# Difference between logical and bitwise operator

Hi Friends, welcome to yet another session in our Python Tutorial Series. Today we will see the Difference between logical and bitwise operator in Python. We have already seen mathematical operators in Python in another session:

### Lets see below logical and bitwise operators one by one:

**Logical Operator:**

Logical operators return the logical output of the expression on which the operator is applied. The answer can be either True/False or 1/0. Below are the logical operators:

and operator – This operator is applied on two conditions and return true when both the conditions are true

or operator – This operator is applied on two conditions and returns true when any one of the conditions is true

not/negation operator – it just negates the condition. This operator is applied on only one condition

This is how the operators behave when used in code:

print(0 and 1) – returns 0

print(0 or 1) – returns 1

print(not 0) – returns True

print(not 2) – returns False

**Logical Operators Behavior:**

Variable 1 | Variable 2 | And | or | not Variable1 | not Variable2 |

True | False | False | True | False | True |

True | True | True | True | False | False |

False | True | False | True | True | False |

False | False | False | False | True | True |

**Logical Operator Priorities:**

Operator | Priority |

Not | 1 |

== | 2 |

And | 3 |

Or | 4 |

Some examples of logical expressions:

print(10>3) – return True

print(5<2) – return False

print(2!=0) – return True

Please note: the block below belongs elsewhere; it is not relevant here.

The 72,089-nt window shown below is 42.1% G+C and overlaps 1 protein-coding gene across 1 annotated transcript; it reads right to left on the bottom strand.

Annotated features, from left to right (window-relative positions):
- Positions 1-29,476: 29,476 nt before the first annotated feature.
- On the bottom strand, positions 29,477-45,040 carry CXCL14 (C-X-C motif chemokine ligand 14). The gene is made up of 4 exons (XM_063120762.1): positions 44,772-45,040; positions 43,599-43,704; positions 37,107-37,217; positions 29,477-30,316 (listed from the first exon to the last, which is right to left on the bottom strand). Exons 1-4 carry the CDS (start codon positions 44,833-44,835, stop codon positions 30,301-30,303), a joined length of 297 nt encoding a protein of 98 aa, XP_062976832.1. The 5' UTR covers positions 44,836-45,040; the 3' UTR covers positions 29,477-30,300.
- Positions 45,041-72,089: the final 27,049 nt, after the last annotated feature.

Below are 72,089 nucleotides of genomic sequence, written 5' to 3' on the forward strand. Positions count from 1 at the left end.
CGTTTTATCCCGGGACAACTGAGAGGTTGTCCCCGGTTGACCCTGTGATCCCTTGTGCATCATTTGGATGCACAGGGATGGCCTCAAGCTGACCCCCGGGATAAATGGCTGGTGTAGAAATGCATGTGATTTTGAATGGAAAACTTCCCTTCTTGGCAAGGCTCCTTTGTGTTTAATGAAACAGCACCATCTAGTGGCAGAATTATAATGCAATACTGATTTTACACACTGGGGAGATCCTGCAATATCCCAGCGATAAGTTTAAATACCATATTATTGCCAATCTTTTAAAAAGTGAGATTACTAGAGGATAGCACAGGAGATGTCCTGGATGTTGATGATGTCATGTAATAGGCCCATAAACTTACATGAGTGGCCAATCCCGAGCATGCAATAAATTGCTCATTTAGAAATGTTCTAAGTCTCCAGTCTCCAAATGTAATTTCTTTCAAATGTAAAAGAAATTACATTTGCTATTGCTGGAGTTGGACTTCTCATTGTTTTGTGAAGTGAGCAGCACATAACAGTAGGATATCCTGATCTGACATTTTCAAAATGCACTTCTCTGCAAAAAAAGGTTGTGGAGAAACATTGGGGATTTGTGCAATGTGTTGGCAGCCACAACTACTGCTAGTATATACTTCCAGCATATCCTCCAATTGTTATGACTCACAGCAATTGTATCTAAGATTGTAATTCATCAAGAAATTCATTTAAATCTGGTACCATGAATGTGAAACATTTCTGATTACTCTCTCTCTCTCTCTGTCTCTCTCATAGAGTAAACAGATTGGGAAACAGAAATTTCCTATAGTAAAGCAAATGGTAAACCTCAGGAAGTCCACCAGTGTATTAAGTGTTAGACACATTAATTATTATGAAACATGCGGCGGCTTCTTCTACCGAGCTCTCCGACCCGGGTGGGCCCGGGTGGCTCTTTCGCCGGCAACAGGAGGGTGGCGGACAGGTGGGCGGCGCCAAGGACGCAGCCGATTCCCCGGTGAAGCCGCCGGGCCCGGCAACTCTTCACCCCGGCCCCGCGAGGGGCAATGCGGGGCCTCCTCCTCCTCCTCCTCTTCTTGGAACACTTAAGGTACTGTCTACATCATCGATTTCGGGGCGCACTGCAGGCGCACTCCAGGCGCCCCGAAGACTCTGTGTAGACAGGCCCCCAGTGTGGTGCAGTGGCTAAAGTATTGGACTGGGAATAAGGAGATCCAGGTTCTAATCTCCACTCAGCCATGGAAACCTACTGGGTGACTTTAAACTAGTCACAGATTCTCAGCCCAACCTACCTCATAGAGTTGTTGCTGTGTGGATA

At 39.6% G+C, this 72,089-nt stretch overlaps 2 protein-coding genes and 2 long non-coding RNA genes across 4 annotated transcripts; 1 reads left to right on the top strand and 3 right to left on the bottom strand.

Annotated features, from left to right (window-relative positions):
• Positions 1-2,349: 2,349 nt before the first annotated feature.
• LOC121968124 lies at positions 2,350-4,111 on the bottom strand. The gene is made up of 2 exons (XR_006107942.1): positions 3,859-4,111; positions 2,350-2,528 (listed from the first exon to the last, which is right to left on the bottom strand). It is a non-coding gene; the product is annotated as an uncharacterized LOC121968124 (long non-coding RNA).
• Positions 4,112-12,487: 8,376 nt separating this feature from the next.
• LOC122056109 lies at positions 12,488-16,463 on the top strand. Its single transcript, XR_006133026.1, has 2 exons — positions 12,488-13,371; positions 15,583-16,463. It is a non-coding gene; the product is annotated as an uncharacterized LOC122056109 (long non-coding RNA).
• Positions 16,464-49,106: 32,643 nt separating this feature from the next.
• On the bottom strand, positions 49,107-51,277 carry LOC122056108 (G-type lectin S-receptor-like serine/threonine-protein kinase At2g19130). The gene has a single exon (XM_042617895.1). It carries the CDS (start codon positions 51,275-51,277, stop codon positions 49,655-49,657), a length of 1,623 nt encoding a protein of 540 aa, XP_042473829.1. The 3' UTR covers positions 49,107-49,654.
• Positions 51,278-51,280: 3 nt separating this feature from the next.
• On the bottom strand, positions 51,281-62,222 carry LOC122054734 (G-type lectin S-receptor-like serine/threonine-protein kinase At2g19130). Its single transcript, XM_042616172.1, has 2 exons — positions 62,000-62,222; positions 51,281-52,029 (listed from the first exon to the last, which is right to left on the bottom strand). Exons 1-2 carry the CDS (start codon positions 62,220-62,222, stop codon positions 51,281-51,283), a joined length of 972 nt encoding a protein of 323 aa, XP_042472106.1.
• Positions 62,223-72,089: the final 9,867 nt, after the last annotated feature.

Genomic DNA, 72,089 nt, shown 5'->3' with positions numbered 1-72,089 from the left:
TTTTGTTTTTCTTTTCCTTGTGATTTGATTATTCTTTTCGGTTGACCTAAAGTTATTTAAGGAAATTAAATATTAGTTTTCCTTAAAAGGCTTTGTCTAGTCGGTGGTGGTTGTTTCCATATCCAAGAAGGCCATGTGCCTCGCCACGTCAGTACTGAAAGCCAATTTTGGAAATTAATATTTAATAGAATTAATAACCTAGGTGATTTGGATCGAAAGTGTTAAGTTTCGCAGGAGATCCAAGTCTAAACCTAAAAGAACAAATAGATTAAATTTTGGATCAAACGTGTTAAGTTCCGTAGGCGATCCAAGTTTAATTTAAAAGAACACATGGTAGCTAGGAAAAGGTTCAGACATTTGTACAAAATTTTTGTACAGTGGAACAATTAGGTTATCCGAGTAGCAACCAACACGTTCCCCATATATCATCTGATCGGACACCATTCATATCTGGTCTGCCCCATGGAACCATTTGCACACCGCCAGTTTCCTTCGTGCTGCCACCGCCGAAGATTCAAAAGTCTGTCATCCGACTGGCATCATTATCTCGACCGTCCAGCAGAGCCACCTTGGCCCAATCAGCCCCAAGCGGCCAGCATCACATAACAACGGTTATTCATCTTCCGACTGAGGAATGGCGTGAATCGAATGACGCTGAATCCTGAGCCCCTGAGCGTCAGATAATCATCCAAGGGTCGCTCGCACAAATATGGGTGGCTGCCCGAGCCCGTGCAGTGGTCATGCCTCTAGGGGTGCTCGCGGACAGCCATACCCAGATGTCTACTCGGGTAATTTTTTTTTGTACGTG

print(not(2==2)) – return False

**Bitwise Operator:**

Apart from logical operators, we also have bitwise operators. As the name suggest, bitwise operator works on each bit of the two variables while logical operator just worry the value of the two variables. For example, if we have two variables as 1011 and 0101, then bitwise operators will check these two variables at each bit level. Hence there will be 4 checks – 0th bit of both the operators will he checked, 1st bit of both the operators will be checked and so on. Below are the bitwise operators:

&/bitwise and – Applied on two bits and return True when both the bits are True

|/bitwise or – Applied on two bits and returns True when any one of the bits is True

~/bitwise negation – Applied on one bit and negates the bit.

^/xor – Applied on two bits and return True when exactly one of the bit is True

**Bitwise Operators Behavior:**

Variable1 | Variable2 | & | | | ^ | ~ Variable1 | ~ Variable2 |

0 | 0 | 0 | 0 | 0 | 1 | 1 |

1 | 0 | 0 | 1 | 1 | 0 | 1 |

0 | 1 | 0 | 1 | 1 | 1 | 0 |

1 | 1 | 1 | 1 | 0 | 0 | 0 |

#### Lets see the difference between logical and bitwise operator. Here we will use two variables and will see operators on both the variables.

**Logical Operator:**

i=0

j=3

i | j | logical i and j | logical i or j | logical not i | logical not j |

0 | 3 | 0 | 3 | False(0) | False(0) |

**Bitwise Operator:**

i=5 = 101

j=6 = 110

i | j | logical I & j | bitwise i | j | bitwise i ^ j | bitwise ~ i | bitwise ~ j |

101 | 110 | 100 (4) | 111 (7) | 011 (3) | 010 (2) | 001 (1) |

**Binary shift of numbers:**

Binary shift works just like we do normal multiplication and division on integers.

For ex: 23 * 10 = 230 – this means that we shift 23 to the left by one place and put a zero in the space created

400 % 10 = 20 – this means that we shifted 400 to the right by one place and hence last zero got omitted.

In the same way binary shifting is performed. The only difference is that multiplying and dividing is done by 2 instead of 10 because binary numbers are raised to the power of 2. Decimal numbers are raised to the power of 10.

Binary left shift by one bit(var << 1)– this means that multiplying the number by 2 Binary right shift by one bit(var>>1)- this means that dividing the number by 2

17>>1=8

15<<1=30 30>>2=7

30<<2=120

Refer for more details: https://wiki.python.org/moin/BitwiseOperators